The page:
The policy aims to promote freelancers as a key employment sector by creating a separate association for them in the Commerce Division to address their issues. The small to medium enterprise (SME) policy will be aligned with the opportunities in the e-commerce sector, and an e-commerce business facilitation hub will be established. The Pak e-SME programme will identify, train, enable and connect 50,000 e-SMEs in remote areas to online marketplaces. Export-enhancing e-commerce training and talent development among SMEs will be augmented and they will be connected with global online platforms through digital marketing. Collaboration will be ensured with relevant organisations for access to finance through venture capital and seed funding, with a focus on women entrepreneurs. Initiatives will be launched to encourage digital marketing, capacity building/training and e-commerce enterprises.

The Policy proposes amendments to the current federal and provincial consumer protection legislations with the addition of the definition of ‘online transactions’, and online good suppliers/sellers and service providers, establishing a mechanism to receive complaints relating to online transactions. Furthermore, the Policy provides for the establishment of alternate dispute resolution centres for the expeditious settlement of disputes, and also calls for the development of e-courts for quick processing of cases and efficient disposals.

The Policy calls for a development of a less burdensome taxation structure for online businesses with reduced sale taxes and a harmonised system of collection to avoid double taxation. It also proposes a simplified procedure for the return of sales tax for damaged and returned goods through the introduction of one page sales tax form.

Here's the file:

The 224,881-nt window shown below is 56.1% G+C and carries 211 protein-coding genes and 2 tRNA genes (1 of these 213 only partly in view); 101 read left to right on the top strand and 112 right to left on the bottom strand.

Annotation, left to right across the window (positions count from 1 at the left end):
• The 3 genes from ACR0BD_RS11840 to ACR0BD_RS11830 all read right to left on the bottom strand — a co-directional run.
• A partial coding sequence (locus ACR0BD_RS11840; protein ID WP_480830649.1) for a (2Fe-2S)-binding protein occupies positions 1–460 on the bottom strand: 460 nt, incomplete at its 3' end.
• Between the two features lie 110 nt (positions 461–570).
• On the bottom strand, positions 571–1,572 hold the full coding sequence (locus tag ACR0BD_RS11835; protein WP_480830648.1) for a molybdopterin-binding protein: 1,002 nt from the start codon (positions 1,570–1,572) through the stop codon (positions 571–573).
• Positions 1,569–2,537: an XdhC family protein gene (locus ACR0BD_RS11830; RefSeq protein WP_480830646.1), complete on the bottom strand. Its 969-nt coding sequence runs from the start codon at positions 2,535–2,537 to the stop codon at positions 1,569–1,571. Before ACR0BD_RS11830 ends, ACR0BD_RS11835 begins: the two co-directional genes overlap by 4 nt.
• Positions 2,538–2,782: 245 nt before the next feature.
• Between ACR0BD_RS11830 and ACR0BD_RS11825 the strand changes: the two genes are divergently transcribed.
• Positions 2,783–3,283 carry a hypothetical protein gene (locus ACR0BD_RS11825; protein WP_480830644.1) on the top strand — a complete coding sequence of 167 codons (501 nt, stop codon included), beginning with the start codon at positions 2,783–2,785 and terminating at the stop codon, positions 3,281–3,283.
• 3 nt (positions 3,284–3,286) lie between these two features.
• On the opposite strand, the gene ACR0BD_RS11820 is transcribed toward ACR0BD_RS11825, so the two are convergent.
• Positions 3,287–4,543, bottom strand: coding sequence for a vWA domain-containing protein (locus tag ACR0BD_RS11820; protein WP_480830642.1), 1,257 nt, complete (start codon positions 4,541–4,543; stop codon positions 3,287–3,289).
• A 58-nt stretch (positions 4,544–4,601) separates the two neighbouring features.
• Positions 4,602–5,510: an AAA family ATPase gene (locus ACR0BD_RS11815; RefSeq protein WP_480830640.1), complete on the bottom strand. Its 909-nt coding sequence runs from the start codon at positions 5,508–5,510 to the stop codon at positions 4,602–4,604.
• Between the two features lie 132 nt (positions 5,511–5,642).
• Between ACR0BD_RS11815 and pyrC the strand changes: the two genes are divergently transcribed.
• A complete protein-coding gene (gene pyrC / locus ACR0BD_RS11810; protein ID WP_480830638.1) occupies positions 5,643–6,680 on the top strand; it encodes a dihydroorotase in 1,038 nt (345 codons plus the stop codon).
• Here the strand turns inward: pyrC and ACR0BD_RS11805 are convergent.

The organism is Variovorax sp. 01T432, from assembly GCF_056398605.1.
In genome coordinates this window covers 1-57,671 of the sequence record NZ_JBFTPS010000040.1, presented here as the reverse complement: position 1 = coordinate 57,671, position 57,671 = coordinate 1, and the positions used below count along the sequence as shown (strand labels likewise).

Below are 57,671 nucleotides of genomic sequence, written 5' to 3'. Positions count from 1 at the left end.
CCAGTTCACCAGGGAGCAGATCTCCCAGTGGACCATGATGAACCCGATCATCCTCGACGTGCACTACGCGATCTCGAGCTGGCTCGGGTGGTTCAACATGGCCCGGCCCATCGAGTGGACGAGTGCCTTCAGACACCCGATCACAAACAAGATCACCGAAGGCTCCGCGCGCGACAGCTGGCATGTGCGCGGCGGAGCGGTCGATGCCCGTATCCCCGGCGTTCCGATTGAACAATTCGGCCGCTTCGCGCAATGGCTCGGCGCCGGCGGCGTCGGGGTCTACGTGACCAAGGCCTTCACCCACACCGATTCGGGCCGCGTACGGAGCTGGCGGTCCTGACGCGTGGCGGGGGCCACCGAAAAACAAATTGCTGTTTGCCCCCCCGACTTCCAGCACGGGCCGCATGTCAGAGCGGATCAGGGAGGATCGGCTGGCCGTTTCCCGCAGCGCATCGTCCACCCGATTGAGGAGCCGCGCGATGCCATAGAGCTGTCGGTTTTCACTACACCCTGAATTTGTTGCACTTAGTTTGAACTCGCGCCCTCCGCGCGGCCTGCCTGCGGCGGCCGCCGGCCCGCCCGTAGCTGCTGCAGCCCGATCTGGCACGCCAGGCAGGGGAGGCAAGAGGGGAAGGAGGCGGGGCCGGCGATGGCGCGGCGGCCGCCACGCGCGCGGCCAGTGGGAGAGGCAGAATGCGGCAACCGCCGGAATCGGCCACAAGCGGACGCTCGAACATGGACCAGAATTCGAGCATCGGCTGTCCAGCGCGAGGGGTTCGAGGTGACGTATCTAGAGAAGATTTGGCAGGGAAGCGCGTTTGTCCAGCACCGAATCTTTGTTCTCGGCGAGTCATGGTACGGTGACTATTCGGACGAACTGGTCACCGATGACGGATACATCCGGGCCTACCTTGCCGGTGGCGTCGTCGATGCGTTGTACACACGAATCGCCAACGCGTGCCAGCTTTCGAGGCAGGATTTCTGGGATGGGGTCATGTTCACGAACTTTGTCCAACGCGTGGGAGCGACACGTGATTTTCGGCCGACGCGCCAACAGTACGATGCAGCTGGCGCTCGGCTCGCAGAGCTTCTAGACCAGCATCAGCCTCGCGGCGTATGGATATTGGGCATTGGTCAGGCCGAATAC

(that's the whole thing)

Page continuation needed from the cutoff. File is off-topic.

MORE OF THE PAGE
The Policy also calls for the promulgation of the Data Protection Bill which will be an independent comprehensive legislation providing protection to the consumers and business from misuse of personal data and cyber threats.

The Sustainable Development Goal (SDG)-8 (Decent work and economic growth), SDG-9 (Industry, innovation, and infrastructure), and SDG-12 (Responsible and sustainable consumption and production patterns) targets for Pakistan were taken into consideration when creating the Policy. It makes the business’s digital environment more affordable. The majority of the issues faced by the e-commerce industry are addressed by the Policy, including youth empowerment to increase market competition, financial inclusion and digital modes of transaction, regulation system through the establishment of a National Single Window system (National E-commerce Council) to increase the efficiency of exports, registration of e-commerce businesses to effectively check and balance imports, provision of consumer protection, improvement of taxation structures to generate revenue and effective access.[7]

Promulgation of the Policy was a much needed step to promote the e-commerce industry. However, it must be effectively implemented to free the industry from obstacles hindering its growth.


The e-commerce industry in Pakistan is experiencing significant growth, with an increasing number of businesses and consumers taking advantage of the convenience and accessibility of online shopping. However, the regulatory landscape in the country must clear obstacles to the industry's continued expansion, including issues with payment processing, taxation, consumer protection and cybersecurity. The Policy is a major development in addressing some of the issues faced by the e-commerce industry as it aims to tackle these issues with a comprehensive approach covering areas which slow down the pace of growth and development. The effective implementation of the Policy will require collaboration between government regulators, e-commerce businesses and other stakeholders, as well as a commitment to developing and enforcing regulations which support the growth of a safe, secure and reliable e-commerce industry in Pakistan. By working together to overcome these obstacles, Pakistan can unlock the full potential of its e-commerce industry, driving economic growth and creating new opportunities for businesses